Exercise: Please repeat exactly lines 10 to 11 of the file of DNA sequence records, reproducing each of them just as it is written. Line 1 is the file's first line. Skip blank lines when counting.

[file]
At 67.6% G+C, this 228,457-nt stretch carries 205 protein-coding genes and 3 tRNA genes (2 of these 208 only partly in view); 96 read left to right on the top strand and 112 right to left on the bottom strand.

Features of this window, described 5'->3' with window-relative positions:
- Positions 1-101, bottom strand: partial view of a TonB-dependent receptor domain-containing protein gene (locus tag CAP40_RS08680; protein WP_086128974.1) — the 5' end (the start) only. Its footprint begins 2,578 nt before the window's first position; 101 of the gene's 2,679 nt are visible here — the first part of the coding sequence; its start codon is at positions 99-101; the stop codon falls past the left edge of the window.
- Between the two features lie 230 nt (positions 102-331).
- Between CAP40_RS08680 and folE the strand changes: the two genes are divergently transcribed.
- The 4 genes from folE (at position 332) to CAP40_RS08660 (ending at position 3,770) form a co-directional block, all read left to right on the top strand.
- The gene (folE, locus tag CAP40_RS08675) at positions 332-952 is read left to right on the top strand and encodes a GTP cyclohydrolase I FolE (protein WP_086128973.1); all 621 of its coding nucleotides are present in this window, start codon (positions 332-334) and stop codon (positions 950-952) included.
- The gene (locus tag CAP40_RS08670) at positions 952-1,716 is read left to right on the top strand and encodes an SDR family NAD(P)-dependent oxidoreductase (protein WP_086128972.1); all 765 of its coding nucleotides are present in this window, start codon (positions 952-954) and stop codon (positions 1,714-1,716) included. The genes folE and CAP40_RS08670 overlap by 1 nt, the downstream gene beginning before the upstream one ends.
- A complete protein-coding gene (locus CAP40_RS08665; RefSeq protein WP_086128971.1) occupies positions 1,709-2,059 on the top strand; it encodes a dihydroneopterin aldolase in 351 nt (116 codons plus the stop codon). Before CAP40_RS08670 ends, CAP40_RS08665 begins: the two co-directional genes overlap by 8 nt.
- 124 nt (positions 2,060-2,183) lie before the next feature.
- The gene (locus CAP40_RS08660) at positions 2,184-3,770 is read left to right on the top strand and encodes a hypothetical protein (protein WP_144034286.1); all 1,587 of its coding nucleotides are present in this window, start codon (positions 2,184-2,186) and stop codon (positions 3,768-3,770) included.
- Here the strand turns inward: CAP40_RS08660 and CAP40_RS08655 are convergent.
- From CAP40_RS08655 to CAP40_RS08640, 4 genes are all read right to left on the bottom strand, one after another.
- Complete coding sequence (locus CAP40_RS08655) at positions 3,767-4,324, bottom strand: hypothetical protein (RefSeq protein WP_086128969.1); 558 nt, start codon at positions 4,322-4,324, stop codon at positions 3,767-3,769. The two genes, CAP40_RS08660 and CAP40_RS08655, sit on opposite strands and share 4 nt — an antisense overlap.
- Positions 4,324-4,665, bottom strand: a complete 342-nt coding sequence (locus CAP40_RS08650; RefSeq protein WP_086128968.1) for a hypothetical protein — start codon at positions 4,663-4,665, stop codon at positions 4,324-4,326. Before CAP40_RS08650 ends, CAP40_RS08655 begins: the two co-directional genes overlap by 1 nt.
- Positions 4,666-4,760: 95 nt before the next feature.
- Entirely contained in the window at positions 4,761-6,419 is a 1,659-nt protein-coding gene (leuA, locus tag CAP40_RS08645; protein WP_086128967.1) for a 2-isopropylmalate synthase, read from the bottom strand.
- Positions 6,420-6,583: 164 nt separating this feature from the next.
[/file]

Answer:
- 124 nt (positions 2,060-2,183) lie before the next feature.
- The gene (locus CAP40_RS08660) at positions 2,184-3,770 is read left to right on the top strand and encodes a hypothetical protein (protein WP_144034286.1); all 1,587 of its coding nucleotides are present in this window, start codon (positions 2,184-2,186) and stop codon (positions 3,768-3,770) included.